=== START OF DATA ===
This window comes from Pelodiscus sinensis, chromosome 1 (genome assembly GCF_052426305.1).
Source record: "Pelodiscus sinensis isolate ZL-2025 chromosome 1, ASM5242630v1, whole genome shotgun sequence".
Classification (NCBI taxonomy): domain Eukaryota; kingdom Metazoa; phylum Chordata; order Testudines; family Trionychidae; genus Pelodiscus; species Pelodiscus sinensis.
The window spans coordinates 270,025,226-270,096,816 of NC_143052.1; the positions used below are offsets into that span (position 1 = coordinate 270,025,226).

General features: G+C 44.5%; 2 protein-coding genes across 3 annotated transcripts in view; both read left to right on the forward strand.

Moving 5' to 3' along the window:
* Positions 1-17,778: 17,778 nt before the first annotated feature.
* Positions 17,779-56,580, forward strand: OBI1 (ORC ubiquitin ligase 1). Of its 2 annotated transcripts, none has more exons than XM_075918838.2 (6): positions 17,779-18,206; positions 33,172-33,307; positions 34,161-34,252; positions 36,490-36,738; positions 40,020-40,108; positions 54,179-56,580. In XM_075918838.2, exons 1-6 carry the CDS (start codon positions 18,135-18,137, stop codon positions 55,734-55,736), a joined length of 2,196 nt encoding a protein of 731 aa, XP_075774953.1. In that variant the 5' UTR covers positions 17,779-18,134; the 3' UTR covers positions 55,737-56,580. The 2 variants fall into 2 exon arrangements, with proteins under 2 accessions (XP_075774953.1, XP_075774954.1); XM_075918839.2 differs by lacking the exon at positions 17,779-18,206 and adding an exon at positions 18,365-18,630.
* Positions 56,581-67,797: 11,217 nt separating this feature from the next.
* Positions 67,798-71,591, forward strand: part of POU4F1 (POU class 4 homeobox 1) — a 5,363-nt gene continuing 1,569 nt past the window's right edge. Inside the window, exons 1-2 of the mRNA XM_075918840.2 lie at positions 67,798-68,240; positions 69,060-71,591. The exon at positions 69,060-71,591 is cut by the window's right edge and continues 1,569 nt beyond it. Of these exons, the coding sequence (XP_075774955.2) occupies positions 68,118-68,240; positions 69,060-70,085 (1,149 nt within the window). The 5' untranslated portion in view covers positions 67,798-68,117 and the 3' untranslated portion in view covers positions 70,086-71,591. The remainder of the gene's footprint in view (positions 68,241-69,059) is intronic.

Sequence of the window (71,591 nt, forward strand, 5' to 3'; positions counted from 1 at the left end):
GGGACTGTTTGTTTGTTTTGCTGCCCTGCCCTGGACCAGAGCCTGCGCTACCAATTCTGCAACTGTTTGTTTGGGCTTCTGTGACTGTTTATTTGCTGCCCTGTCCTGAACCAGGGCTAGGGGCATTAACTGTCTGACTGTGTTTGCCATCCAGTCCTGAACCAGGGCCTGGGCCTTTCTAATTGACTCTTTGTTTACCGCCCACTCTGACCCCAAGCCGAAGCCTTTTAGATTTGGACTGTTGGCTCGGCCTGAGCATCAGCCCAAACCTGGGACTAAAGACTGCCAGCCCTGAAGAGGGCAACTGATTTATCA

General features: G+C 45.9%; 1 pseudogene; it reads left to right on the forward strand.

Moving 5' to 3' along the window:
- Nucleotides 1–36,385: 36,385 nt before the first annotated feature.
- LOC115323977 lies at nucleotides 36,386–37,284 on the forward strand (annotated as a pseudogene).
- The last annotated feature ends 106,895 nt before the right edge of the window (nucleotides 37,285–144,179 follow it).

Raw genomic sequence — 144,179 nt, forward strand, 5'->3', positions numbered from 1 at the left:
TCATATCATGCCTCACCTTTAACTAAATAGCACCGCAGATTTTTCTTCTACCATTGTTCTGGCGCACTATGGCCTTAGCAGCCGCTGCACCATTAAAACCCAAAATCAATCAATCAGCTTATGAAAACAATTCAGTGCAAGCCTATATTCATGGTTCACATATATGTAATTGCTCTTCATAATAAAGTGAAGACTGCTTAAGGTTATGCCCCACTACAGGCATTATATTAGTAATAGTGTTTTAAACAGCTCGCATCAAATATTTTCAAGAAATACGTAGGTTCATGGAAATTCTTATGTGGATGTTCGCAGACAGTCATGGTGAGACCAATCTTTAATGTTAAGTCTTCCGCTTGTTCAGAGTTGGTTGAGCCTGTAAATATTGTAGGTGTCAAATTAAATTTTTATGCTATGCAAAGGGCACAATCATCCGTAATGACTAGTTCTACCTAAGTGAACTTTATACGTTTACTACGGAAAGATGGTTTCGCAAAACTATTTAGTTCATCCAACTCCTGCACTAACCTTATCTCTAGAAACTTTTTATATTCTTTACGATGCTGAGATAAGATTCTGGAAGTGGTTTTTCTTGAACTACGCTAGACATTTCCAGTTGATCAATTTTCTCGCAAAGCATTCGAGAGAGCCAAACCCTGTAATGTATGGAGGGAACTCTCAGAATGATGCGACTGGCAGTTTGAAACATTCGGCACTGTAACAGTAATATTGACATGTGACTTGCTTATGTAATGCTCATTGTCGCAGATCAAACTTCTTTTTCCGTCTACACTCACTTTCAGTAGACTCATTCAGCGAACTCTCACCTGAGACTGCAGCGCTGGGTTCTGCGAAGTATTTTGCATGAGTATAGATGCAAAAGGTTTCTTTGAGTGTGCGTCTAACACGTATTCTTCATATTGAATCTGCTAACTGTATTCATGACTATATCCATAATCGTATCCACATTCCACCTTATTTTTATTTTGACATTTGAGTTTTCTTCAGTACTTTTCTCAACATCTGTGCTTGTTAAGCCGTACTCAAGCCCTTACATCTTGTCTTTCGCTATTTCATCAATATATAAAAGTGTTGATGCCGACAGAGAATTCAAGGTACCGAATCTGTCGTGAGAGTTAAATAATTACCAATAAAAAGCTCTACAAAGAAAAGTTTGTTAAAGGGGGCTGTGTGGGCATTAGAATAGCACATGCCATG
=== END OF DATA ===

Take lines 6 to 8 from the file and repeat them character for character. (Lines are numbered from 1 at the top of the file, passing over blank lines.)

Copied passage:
Moving 5' to 3' along the window:
* Positions 1-17,778: 17,778 nt before the first annotated feature.
* Positions 17,779-56,580, forward strand: OBI1 (ORC ubiquitin ligase 1). Of its 2 annotated transcripts, none has more exons than XM_075918838.2 (6): positions 17,779-18,206; positions 33,172-33,307; positions 34,161-34,252; positions 36,490-36,738; positions 40,020-40,108; positions 54,179-56,580. In XM_075918838.2, exons 1-6 carry the CDS (start codon positions 18,135-18,137, stop codon positions 55,734-55,736), a joined length of 2,196 nt encoding a protein of 731 aa, XP_075774953.1. In that variant the 5' UTR covers positions 17,779-18,134; the 3' UTR covers positions 55,737-56,580. The 2 variants fall into 2 exon arrangements, with proteins under 2 accessions (XP_075774953.1, XP_075774954.1); XM_075918839.2 differs by lacking the exon at positions 17,779-18,206 and adding an exon at positions 18,365-18,630.